The EOS/Targeted Supplementary Feeding (TSF) programme began in 2004 as a pilot, and quickly scaled up to cover 6.8 million children in 365 drought-prone woredas. In 2005/6, the programme was expanded through the EEOS, which covers additional woredas with a reduced package of only vitamin A supplementation and deworming. National coverage by EOS and EEOS has expanded to reach around 95% of children under 5. In 2008, the programme covered 163 food-insecure woredas.
Under the Health Extention Programme (HEP) the EOS programme is currently phasing out and being replaced by Community Health Days. These events will offer the same inputs as EOS but will move away from the regionally-supported biannual mobilizations and instead be carried out quarterly, supported by the district health structures and Health Extention Workers (HEWs)
WHO (2013) Essential Nutrition Actions – Improving maternal, newborn, infant and young child health and nutrition, which provides a compact of WHO guidance on nutrition interventions targeting the first 1000 days of life. Part I presents the interventions currently recommended by WHO, summarizes the rationale and the evidence, and describes the actions require to implement them. Part II provides an analysis of community-based interventions aimed at improving nutrition and indicates how effective interventions can be delivered in an integrated fashion. It shows how the essential nutrition actions described in the first part have been implemented in large-scale programmes in various settings, what the outcomes have been, and to examine the evidence for attribution of changes in nutritional outcomes to programme activities. This summary of EOS/EEOS is retrieved from the ENA Part II where EOS/EEOS is one of 32 large-scale community-based programs that has been reviewed in detail and evaluated.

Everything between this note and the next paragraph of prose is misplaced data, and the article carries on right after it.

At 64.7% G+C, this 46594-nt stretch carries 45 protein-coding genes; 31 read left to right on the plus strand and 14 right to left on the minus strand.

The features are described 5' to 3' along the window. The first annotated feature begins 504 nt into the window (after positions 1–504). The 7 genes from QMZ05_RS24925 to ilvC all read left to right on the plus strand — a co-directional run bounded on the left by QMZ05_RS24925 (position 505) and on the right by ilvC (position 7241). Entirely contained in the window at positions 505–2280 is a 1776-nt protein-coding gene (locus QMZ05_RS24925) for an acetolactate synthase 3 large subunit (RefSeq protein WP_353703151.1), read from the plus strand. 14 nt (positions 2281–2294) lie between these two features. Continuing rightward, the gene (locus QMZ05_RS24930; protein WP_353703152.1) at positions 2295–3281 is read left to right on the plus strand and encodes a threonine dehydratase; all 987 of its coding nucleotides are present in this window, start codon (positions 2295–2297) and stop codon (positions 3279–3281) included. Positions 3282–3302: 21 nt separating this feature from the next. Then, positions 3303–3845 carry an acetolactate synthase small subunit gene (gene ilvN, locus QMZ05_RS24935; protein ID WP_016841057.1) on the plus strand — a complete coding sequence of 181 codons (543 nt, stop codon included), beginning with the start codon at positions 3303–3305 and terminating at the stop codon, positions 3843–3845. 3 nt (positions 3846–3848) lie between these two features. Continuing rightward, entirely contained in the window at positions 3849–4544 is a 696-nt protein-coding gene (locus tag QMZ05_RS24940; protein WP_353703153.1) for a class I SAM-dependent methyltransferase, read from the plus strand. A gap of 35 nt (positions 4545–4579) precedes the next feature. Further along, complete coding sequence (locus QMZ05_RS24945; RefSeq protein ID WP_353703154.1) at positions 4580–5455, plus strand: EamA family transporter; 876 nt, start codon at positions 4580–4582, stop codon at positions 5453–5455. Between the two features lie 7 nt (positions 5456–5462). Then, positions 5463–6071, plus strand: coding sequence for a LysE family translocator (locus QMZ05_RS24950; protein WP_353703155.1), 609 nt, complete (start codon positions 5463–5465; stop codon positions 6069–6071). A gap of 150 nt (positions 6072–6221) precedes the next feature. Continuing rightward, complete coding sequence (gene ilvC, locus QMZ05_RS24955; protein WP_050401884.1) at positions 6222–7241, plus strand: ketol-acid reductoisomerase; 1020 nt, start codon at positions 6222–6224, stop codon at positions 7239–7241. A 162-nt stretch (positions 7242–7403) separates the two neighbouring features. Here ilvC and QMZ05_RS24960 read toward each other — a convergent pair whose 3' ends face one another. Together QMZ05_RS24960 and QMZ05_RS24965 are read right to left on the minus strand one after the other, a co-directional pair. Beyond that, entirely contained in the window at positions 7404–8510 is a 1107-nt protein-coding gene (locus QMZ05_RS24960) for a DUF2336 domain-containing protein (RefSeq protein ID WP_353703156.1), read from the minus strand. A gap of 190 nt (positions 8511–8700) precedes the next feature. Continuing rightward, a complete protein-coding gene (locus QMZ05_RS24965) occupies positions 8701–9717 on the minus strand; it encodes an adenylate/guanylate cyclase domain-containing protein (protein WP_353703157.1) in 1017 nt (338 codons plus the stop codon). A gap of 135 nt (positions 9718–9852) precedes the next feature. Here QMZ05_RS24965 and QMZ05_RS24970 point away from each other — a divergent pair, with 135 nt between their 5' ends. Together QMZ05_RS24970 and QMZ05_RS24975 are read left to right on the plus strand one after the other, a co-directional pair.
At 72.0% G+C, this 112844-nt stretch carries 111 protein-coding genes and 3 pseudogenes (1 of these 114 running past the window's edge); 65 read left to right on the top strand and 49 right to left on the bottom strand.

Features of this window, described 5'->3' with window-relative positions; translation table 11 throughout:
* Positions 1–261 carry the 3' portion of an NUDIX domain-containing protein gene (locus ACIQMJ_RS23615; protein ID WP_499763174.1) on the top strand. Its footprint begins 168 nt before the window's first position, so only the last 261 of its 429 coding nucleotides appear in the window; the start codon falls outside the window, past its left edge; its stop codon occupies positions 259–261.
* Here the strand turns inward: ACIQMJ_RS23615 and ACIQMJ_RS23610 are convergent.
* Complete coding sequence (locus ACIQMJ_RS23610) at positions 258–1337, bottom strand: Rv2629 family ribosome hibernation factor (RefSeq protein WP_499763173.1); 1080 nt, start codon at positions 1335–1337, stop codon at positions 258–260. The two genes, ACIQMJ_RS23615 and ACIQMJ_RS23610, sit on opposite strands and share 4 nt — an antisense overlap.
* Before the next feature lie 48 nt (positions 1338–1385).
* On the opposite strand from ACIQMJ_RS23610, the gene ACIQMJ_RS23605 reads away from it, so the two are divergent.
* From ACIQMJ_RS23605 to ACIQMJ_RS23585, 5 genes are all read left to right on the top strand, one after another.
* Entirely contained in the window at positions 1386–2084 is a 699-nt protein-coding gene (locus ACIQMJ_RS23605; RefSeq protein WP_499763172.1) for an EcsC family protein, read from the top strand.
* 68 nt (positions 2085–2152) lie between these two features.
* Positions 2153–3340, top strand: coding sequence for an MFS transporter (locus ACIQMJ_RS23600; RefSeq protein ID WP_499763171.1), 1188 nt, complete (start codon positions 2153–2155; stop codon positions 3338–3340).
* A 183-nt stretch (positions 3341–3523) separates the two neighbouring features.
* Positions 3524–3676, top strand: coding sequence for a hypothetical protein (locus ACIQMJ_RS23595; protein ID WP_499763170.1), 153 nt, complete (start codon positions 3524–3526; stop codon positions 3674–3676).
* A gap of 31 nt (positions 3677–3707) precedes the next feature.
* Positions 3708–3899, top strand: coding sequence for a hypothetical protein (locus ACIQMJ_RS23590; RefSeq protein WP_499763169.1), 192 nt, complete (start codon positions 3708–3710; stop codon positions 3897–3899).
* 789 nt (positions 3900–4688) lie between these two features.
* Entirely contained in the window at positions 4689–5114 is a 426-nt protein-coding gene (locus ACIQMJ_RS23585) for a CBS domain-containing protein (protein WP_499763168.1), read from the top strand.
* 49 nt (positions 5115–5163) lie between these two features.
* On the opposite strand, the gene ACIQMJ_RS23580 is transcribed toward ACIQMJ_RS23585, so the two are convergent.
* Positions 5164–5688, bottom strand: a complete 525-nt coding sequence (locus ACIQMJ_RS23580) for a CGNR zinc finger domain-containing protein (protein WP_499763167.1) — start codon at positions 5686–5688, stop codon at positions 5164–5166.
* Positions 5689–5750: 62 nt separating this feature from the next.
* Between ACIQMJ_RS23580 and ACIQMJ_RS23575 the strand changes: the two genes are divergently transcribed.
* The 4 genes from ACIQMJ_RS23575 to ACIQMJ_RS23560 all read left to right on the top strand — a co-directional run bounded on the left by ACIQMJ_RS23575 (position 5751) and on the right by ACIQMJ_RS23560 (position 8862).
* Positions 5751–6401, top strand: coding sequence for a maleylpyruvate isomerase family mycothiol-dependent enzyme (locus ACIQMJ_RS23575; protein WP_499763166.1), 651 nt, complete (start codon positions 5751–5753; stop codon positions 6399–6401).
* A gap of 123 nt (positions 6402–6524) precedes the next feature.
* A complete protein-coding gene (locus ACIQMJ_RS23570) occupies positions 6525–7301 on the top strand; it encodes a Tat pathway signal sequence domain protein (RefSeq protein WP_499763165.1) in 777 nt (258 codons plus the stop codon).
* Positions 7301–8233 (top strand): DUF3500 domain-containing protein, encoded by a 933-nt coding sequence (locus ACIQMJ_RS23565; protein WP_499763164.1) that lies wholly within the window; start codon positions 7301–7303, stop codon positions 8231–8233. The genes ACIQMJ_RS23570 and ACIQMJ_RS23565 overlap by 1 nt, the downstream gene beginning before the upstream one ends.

<p>Insecticide-treated bednets in malarial areas</p>
|Thu, 03/22/2018 - 14:19||engesveenk||Copy of the revision from Wed, 11/26/2014 - 16:00.||published|